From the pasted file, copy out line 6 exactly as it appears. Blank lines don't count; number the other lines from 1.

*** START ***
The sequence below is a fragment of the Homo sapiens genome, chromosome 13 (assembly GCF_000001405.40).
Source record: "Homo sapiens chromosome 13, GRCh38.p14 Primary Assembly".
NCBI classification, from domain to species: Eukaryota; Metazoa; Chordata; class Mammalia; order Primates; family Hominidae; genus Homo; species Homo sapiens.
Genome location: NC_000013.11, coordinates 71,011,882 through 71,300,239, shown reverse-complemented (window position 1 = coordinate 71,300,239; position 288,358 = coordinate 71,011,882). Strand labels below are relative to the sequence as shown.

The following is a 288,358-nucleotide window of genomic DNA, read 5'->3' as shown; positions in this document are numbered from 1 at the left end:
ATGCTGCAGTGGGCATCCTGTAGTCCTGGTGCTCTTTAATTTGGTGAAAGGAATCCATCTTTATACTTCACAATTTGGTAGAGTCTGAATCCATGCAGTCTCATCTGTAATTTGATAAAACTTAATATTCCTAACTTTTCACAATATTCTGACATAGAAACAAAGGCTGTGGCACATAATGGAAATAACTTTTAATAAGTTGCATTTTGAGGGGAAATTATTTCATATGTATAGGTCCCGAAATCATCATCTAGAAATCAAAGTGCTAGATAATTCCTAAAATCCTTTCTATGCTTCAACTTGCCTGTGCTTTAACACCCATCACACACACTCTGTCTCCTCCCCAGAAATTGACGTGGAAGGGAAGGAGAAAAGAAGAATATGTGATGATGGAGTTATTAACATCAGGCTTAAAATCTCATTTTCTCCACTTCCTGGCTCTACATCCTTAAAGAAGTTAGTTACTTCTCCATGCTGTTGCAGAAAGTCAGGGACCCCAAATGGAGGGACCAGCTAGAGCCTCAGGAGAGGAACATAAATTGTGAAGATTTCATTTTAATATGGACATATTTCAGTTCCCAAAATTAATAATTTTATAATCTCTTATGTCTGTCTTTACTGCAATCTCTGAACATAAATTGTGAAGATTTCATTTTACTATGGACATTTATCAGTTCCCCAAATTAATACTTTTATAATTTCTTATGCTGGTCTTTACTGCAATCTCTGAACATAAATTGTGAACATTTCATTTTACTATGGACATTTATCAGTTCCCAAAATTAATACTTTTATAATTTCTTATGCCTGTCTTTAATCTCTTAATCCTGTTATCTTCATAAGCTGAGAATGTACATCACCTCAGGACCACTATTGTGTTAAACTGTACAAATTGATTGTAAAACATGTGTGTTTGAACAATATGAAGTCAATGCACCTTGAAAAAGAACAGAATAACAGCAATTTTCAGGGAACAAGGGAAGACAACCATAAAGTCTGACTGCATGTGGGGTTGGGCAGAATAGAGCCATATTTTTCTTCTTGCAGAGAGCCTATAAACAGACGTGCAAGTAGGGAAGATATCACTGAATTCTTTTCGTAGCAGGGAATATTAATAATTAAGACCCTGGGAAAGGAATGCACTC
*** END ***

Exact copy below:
ATGCTGCAGTGGGCATCCTGTAGTCCTGGTGCTCTTTAATTTGGTGAAAGGAATCCATCTTTATACTTCACAATTTGGTAGAGTCTGAATCCATGCAGTCTCATCTGTAATTTGATAAAACTTAATATTCCTAACTTTTCACAATATTCTGACATAGAAACAAAGGCTGTGGCACATAATGGAAATAACTTTTAATAAGTTGCATTTTGAGGGGAAATTATTTCATATGTATAGGTCCCGAAATCATCATCTAGAAATCAAAGTGCTAGATAATTCCTAAAATCCTTTCTATGCTTCAACTTGCCTGTGCTTTAACACCCATCACACACACTCTGTCTCCTCCCCAGAAATTGACGTGGAAGGGAAGGAGAAAAGAAGAATATGTGATGATGGAGTTATTAACATCAGGCTTAAAATCTCATTTTCTCCACTTCCTGGCTCTACATCCTTAAAGAAGTTAGTTACTTCTCCATGCTGTTGCAGAAAGTCAGGGACCCCAAATGGAGGGACCAGCTAGAGCCTCAGGAGAGGAACATAAATTGTGAAGATTTCATTTTAATATGGACATATTTCAGTTCCCAAAATTAATAATTTTATAATCTCTTATGTCTGTCTTTACTGCAATCTCTGAACATAAATTGTGAAGATTTCATTTTACTATGGACATTTATCAGTTCCCCAAATTAATACTTTTATAATTTCTTATGCTGGTCTTTACTGCAATCTCTGAACATAAATTGTGAACATTTCATTTTACTATGGACATTTATCAGTTCCCAAAATTAATACTTTTATAATTTCTTATGCCTGTCTTTAATCTCTTAATCCTGTTATCTTCATAAGCTGAGAATGTACATCACCTCAGGACCACTATTGTGTTAAACTGTACAAATTGATTGTAAAACATGTGTGTTTGAACAATATGAAGTCAATGCACCTTGAAAAAGAACAGAATAACAGCAATTTTCAGGGAACAAGGGAAGACAACCATAAAGTCTGACTGCATGTGGGGTTGGGCAGAATAGAGCCATATTTTTCTTCTTGCAGAGAGCCTATAAACAGACGTGCAAGTAGGGAAGATATCACTGAATTCTTTTCGTAGCAGGGAATATTAATAATTAAGACCCTGGGAAAGGAATGCACTC